Although fleet managers may understand how trucks are intended to be used in the field; intended usage often does not match real-world usage. If possible, schedule site visits to see firsthand how a truck is being used in the work environment. This will also give you the opportunity to confirm firsthand what is really needed as opposed to what a user may want.
The ultimate objective of your discussions with asset users is to match the truck with the fleet application. When meeting with end-users, ask questions about their current vehicles. For example, is the powertrain right for their application? Is the gross vehicle weight adequate for the payload carried? If the vehicle will be towing a trailer, is the gross combination weight rating high enough?
After compiling the input gathered from the field, next review budgetary considerations. The type of work truck your field personnel would like may not always fit the annual fleet budget. One factor that can sway the decision on which chassis to acquire is a manufacturer’s incentive program. Although the initial cost is a major consideration, it is essential that maintenance and other operating costs, along with projected residual value, be factored into the selection decision, using a total cost of ownership calculation as the ultimate determinant.
Fleet managers must adopt a multi-pronged approach to increase truck productivity. For instance, how employees drive trucks greatly impacts productivity. Fleet productivity increases when drivers adopt more efficient driving techniques.
Increasing productivity while managing and containing fleet costs is the central part of a fleet manager’s job. By taking a hard look at how trucks are spec’ed, along with modifying driver behavior, a fleet manager can find many additional opportunities to increase productivity and reduce costs.
One way to increase truck productivity is to modify specs to increase mpg, thereby reducing fuel spend. In the final analysis, the drivetrain, tires, engine, and aerodynamics of the vehicle should be properly matched to maximize fuel efficiency.
Selecting trucks with aerodynamic features can prove cost-effective. The rule of thumb is that for each 10% reduction in air resistance, mpg increases by 5%. Examples of aerodynamic modifications include specifying aerodynamic mirrors, moving air filters under the hood, and eliminating fender-mounted mirrors. When spec’ing auxiliary equipment, be cognizant of component weights. Extra weight not only increases fuel consumption but also reduces payload capacity.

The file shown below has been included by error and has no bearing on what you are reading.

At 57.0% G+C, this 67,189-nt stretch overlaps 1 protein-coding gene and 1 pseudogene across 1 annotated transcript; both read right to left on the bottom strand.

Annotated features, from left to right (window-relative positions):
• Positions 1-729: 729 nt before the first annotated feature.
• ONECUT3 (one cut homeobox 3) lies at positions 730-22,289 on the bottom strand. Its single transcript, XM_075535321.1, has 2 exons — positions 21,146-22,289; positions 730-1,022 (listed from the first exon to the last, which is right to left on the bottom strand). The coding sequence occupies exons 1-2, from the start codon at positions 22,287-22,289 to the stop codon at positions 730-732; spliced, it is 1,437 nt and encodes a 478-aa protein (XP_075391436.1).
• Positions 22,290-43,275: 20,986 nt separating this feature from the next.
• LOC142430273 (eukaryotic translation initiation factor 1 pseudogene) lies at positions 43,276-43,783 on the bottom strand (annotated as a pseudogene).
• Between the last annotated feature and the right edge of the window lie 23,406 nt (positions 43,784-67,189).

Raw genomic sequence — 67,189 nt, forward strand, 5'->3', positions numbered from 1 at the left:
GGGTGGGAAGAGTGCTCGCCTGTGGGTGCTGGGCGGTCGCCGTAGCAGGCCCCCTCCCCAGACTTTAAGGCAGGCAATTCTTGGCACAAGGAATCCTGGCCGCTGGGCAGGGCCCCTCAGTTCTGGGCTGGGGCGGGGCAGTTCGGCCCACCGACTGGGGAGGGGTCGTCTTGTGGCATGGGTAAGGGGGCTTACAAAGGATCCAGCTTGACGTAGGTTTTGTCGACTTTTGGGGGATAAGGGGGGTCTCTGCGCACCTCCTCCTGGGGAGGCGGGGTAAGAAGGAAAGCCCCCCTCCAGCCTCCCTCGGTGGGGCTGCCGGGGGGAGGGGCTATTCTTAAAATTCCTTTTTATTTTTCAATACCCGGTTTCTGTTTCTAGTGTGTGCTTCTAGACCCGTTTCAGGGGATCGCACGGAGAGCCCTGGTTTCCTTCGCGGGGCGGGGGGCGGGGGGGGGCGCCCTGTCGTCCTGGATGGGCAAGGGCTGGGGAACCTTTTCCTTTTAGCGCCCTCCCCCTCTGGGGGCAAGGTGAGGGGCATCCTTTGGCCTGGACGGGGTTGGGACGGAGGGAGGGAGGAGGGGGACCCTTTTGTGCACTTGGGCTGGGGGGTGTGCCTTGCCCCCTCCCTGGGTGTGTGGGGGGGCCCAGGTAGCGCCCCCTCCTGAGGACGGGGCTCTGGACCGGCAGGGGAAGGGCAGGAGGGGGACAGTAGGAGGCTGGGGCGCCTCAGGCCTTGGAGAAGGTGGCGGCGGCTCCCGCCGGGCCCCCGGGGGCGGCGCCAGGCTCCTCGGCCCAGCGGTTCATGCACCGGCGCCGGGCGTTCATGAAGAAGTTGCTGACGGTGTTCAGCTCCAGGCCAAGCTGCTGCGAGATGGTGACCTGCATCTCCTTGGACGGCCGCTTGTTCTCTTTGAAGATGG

When spec’ing a medium-duty truck there are a number of critical factors must be correctly spec’ed; otherwise, you’ll end up making an expensive mistake. Trucks must be equipped to handle very specific fleet applications, which requires correctly specifying a multitude of components, such as the right drivetrain, suspension, and body.
- Liftgates: A liftgate reduces the risk of back injury by allowing users to more easily maneuver, load, and unload heavy products in and out of trucks and trailers. A liftgate can quickly pay for itself if you multiply the average workers’ comp costs by the number of reported overexertion incidents.
- Hydraulic Drop-Down Ladder Rack: Specify drop-down style ladder racks for vans. This helps minimize possible back problems that could arise from removing a 24-foot extension ladder from the roof of a van.
- Slide-Out Bed: Specify bed sliders for pickups equipped with commercial style caps, so the user doesn’t have to bend or twist to remove a heavy object from the vehicle bed.
- Rear Step Bumper and Grab Handles: Analyze ease of rear entry and egress from service and van bodies. More fleets are adding a step bumper and a grab-handle to facilitate getting in and out of a service body bed. To minimize slips, fleets are opting for an open strut-style rear bumper to allow snow or rain to fall through the openings and not collect on the bumper.
- Side Steps on Pickups: Another important consideration is side steps on pickups to access cross-bed tool boxes.
- Safety Tread Step: A driver-side fuel tank with an open safety tread step is preferable to closed running board steps, especially in areas where snow can create slippery conditions for the driver. Other precautions include anti-slip coatings. If there’s any chance a user will walk on a surface or use it as a step, it must not be smooth. Anti-slip coating or surface treatment is needed. Any operating area exposed to snow or ice conditions needs traction areas with large openings to prevent build-up.
- Side-Door Access: Walk-ins or dry freight bodies with step van side door access steps enable the user to work inside the body protected from the elements.
- Pull-Out Ramps: These ramps expedite the removal of product loaded on a dolly. Consider ventilated-style pull-out ramps that stop snow and rain from collecting on the ramp.